In addition to the clinical data, Rachel likes the fact that with the Sensoready® Pen she doesn’t even have to see the needle, which she was worried about. The fact that it’s only once a month* also works well for her.5 “I don’t feel like I’m reminded every day that I take an RMS treatment,” she says, “and personally, I love that feeling.” Through all the ups and downs in her RMS journey over the years, Rachel says she’s learned to adapt, developing new health routines and continuing her longtime love of traveling to new places. “Having a diagnosis of RMS isn’t the end,” she says. “It’s a new beginning, a new chapter. You just have to adapt… Life goes on and life is fun, and you can still do the things you want to do.”
Michelle’s Story – “I’m a doer and a fixer”
When Michelle was diagnosed with RMS in 2005, it was initially a blow to her natural high-energy state. Like many living with RMS, Michelle has always been a doer, a parent of three children, working, and jumping into ambitious business and household projects. “I’m a doer and a fixer,” Michelle says. “It’s hard for me to say ‘no.’” She says the diagnosis required her to recalibrate the way she spends her energy—and to find a medication that worked with her lifestyle.
For six years, Michelle stayed on one treatment, but eventually decided she wanted to try something different. She talked to her doctor and switched to another therapy, which she stayed on for nine years. Over that time, Michelle kept abreast of the advancements in RMS treatment and ultimately felt she wanted to try another option—so again she spoke with her doctor, who recommended Kesimpta shortly after it became available.
“I really thought the way Kesimpta worked was smart,” she says. “It seemed to me that it was an advancement in science.” Michelle was intrigued by the idea of an at-home therapy that’s an injection just under the skin. This precise delivery is believed to allow the treatment to target the B cells in the lymph nodes, which may be associated with RMS. Although it is not known how Kesimpta works, this targeted approach is thought to limit the impact on other B cells your body needs to maintain immune function. While Michelle had been on her previous therapy for nearly a decade, she is happy she decided to explore making a change. “For me,” she says, “[it’s about] not being afraid to try different things.” Michelle adds that her Alongside Kesimpta coordinator helped answer all her questions and navigate her new insurance after a job change to receive her first dose sooner than she’d thought.6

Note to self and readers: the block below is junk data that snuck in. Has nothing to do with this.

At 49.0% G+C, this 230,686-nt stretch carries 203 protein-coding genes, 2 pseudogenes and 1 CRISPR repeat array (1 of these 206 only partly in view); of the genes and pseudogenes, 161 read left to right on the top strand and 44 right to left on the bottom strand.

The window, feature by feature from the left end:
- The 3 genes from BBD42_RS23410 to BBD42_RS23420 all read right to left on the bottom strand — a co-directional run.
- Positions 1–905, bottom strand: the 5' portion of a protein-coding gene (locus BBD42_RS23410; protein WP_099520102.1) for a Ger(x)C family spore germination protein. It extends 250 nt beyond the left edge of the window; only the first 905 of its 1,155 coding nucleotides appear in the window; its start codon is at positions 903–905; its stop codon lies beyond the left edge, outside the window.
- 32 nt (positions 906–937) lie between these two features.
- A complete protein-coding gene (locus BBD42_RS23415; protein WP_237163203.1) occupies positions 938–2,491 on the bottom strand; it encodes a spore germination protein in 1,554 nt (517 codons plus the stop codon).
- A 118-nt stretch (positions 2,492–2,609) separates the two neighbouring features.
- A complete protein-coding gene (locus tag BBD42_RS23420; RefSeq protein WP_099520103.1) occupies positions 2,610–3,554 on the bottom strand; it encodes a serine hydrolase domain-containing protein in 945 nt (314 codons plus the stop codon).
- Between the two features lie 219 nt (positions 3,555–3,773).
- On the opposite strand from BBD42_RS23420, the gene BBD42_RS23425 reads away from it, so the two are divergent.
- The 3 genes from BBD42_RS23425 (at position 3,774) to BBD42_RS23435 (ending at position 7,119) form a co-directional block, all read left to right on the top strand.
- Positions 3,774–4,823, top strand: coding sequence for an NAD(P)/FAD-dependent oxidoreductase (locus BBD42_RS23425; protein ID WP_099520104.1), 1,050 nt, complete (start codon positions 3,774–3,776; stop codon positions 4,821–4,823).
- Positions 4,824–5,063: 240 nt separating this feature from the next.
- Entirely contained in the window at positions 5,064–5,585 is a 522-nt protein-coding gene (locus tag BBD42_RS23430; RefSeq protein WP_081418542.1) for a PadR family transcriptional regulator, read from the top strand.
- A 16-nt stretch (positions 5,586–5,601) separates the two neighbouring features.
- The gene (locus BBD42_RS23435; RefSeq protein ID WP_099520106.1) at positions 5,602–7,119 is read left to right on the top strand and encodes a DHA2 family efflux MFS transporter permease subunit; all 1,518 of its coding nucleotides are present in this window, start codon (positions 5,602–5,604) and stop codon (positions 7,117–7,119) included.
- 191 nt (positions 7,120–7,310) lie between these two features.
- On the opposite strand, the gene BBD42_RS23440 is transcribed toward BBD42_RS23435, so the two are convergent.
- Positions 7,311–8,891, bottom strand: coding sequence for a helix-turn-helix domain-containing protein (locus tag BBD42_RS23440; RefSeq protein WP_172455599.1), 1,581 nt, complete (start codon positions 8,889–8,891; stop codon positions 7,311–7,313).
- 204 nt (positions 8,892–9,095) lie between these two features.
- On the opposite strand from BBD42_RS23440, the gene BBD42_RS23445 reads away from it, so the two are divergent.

Michelle has been doing well since she started Kesimpta and remains active but has also added self-care and rest when she needs it. She spends some of her time counseling people who are newly diagnosed. “I tell people that RMS is a wonderful way to value life that just teaches you that every minute of every day is important.”
“It’s going to be okay. You just have to take it day by day.”
For Julie, too, having passed the one-year mark since her diagnosis, taking time for herself has been key. Her advice for people recently diagnosed with RMS is take a deep breath and give yourself time to process—and then work closely with your doctor to find the right treatment for you. “You must trust your doctor—and have those open conversations with them,” she says. “Don’t give up, just keep going and embrace it. It’s going to be okay. You just have to take it day by day.”